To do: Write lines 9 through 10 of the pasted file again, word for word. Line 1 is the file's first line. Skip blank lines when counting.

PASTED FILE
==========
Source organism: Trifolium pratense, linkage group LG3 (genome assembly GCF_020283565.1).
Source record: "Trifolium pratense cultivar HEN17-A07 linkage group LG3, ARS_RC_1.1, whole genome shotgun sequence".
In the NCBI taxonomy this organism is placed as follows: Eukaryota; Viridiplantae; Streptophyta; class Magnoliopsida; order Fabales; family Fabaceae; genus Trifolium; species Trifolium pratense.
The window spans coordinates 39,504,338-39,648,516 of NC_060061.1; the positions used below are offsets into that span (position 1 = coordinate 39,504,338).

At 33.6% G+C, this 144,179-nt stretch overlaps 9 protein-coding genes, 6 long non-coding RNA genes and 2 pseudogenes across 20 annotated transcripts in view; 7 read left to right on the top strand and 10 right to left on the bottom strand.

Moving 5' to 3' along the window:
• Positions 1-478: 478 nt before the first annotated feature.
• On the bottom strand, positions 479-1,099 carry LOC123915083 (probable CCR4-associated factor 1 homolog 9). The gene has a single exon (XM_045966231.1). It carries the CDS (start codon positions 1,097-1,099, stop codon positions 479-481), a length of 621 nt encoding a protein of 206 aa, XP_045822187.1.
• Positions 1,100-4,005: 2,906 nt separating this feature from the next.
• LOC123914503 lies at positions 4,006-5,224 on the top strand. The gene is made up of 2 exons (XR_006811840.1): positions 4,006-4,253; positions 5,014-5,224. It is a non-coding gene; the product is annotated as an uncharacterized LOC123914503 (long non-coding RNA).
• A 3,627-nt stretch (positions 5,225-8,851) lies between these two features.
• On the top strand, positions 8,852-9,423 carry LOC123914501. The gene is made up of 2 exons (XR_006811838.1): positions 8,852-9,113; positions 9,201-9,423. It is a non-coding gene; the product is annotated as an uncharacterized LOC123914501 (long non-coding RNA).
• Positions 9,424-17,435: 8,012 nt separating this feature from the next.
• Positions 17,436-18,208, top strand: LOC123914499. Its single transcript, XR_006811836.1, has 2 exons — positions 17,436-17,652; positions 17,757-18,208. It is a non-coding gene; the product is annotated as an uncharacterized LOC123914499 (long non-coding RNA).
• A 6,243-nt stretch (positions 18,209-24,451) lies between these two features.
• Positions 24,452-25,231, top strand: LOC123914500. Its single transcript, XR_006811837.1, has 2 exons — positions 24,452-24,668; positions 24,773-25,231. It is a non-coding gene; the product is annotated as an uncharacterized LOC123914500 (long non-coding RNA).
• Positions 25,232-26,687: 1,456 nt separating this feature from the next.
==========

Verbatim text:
• Positions 1,100-4,005: 2,906 nt separating this feature from the next.
• LOC123914503 lies at positions 4,006-5,224 on the top strand. The gene is made up of 2 exons (XR_006811840.1): positions 4,006-4,253; positions 5,014-5,224. It is a non-coding gene; the product is annotated as an uncharacterized LOC123914503 (long non-coding RNA).